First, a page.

Jump to ContentJump to Main Navigation
Parties Without Partisans
Users without a subscription are not able to see the full content.

Parties Without Partisans: Political Change in Advanced Industrial Democracies

Russell J. Dalton and Martin P. Wattenberg

Abstract

This is a broad cross‐national study of the role of political parties in contemporary democracies. Leading scholars in the field assess the evidence for partisan decline or adaptation for 20 OECD nations. This book documents the broadscale erosion of the public's partisan identities in virtually all advanced industrial democracies. It demonstrates how political parties have adapted to partisan dealignment by strengthening their internal organizational structures and partially isolating themselves from the ebbs and flows of electoral politics. Centralized, professionalized parties with short t ... More

Keywords: organizations

Bibliographic Information

Print publication date: 2002 Print ISBN-13: 9780199253098
Published to Oxford Scholarship Online: November 2003 DOI:10.1093/0199253099.001.0001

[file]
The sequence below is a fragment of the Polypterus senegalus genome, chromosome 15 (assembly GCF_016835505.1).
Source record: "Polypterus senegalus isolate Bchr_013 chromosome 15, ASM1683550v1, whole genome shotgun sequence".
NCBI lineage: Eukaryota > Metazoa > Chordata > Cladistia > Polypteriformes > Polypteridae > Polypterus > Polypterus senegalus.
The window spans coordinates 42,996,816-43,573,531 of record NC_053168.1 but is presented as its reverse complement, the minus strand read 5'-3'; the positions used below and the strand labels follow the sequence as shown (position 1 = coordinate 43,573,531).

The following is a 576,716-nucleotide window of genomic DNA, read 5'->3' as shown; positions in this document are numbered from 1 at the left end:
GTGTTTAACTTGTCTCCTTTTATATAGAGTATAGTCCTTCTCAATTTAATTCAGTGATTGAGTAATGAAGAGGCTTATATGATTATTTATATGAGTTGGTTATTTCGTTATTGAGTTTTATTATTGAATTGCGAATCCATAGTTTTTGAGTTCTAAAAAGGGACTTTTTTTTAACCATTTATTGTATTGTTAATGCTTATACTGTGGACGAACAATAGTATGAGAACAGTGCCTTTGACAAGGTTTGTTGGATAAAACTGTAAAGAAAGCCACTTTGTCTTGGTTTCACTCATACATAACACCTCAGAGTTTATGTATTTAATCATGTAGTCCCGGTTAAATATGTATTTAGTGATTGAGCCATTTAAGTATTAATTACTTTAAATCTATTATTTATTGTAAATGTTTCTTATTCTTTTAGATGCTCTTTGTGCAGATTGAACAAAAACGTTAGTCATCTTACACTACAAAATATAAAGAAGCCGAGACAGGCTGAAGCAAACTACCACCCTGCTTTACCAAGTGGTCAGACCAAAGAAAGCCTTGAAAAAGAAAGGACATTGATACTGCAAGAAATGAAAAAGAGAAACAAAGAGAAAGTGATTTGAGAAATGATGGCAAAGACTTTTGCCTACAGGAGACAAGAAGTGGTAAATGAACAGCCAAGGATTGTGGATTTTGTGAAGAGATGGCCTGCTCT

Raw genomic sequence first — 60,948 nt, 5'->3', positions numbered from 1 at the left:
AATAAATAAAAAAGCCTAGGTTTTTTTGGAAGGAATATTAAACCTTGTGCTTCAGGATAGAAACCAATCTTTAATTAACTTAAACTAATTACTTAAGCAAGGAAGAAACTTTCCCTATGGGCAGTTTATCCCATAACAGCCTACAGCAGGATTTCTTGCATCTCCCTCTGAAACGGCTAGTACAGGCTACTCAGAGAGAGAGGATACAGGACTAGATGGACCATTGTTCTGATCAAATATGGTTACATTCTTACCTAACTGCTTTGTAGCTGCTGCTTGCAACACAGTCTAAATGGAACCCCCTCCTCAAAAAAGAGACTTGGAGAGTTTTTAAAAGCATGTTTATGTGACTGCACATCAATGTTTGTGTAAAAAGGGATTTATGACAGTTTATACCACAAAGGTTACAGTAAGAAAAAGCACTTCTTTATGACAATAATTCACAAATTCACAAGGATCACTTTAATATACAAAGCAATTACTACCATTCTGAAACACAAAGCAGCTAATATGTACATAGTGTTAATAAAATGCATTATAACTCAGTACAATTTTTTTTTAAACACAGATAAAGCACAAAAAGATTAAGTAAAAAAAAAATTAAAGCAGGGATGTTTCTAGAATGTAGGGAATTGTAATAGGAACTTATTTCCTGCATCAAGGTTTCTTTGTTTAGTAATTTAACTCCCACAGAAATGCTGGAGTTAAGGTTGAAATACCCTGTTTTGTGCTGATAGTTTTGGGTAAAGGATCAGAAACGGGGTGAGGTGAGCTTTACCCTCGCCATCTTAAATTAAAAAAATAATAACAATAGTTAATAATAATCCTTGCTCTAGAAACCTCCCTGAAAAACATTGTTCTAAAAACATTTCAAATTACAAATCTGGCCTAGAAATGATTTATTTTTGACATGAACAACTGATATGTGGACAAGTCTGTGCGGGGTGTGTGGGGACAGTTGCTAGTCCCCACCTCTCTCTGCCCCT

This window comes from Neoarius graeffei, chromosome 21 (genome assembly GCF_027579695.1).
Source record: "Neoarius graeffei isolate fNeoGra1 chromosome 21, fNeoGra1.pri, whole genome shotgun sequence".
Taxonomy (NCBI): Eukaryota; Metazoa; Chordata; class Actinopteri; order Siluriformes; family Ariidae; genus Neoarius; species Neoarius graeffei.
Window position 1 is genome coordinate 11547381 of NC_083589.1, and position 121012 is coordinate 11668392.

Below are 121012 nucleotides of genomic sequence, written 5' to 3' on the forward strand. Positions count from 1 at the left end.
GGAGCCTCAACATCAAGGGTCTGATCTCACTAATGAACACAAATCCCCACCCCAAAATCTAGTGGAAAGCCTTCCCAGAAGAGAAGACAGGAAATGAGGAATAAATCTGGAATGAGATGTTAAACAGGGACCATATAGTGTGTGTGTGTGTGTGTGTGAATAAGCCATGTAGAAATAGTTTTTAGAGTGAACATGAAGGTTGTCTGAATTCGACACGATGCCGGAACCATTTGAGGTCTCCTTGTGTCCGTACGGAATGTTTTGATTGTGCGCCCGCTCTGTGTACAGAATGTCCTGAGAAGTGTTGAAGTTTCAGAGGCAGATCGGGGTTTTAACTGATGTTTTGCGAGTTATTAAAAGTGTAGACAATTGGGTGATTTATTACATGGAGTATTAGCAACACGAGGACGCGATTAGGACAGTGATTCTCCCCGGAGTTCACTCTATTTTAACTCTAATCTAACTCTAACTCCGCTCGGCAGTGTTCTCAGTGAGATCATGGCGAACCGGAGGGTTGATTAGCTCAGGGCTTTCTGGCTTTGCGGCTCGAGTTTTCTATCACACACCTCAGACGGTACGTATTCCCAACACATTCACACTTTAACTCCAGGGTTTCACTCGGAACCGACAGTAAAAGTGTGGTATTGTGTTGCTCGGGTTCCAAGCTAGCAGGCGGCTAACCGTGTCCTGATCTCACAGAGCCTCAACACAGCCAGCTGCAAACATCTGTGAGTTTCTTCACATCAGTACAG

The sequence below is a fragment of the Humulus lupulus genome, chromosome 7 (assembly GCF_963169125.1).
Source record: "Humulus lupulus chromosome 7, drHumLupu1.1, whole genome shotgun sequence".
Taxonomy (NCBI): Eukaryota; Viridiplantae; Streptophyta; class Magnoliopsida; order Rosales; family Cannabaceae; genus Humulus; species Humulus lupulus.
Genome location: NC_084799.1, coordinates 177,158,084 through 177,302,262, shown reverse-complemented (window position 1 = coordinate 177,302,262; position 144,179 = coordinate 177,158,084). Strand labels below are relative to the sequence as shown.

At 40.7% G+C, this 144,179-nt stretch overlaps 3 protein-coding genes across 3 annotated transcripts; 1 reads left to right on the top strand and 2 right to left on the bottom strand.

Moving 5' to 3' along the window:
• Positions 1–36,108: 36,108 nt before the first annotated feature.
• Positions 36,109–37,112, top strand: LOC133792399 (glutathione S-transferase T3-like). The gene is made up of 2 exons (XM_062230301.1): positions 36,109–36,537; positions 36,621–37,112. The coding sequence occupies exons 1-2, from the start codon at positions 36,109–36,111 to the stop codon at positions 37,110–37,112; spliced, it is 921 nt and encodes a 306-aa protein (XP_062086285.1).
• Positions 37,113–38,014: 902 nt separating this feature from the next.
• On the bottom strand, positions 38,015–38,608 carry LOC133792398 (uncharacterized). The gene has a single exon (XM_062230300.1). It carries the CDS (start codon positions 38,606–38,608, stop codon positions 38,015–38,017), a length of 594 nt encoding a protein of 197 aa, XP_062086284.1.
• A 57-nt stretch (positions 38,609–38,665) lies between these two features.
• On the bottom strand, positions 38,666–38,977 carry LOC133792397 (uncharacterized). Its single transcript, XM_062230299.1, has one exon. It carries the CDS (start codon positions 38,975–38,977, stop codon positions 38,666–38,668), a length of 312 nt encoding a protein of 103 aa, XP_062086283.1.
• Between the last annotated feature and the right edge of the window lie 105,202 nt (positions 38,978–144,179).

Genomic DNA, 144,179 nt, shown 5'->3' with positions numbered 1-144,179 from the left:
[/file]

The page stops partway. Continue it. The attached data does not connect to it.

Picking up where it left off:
Authors

Affiliations are at time of print publication.

Russell J. Dalton, editor
Department of Political Science, University of California, Irvine,
Author Webpage

Martin P. Wattenberg, author
Department of Political Science, University of California, Irvine,
Author Webpage

Contents

View:

Introduction

1 Unthinkbale Democracy

Russell J. Dalton and Martin P. Wattenberg

Part I Parties in the Electorate

3 The Consequences of Partisan Dealignment

Russell J. Dalton, Ian McAllister and Martin P. Wattenberg

Part II Parties as Political Organizations

5 Parties Without Members?

Susan E. Scarrow

6 Political Parties as Campaign Organizations

David M. Farrell and Paul Webb

7 From Social Integration to Electoral Contestation

Susan E. Scarrow, Paul Webb, and David M. Farrell

Part III Parties in Government

10 From Platform Declarations to Policy Outcomes

Miki L. Caul and Mark M. Gray

Conclusion

12 Partisan Change and the Democratic Process

Russell J. Dalton and Martin P. Wattenberg

End Matter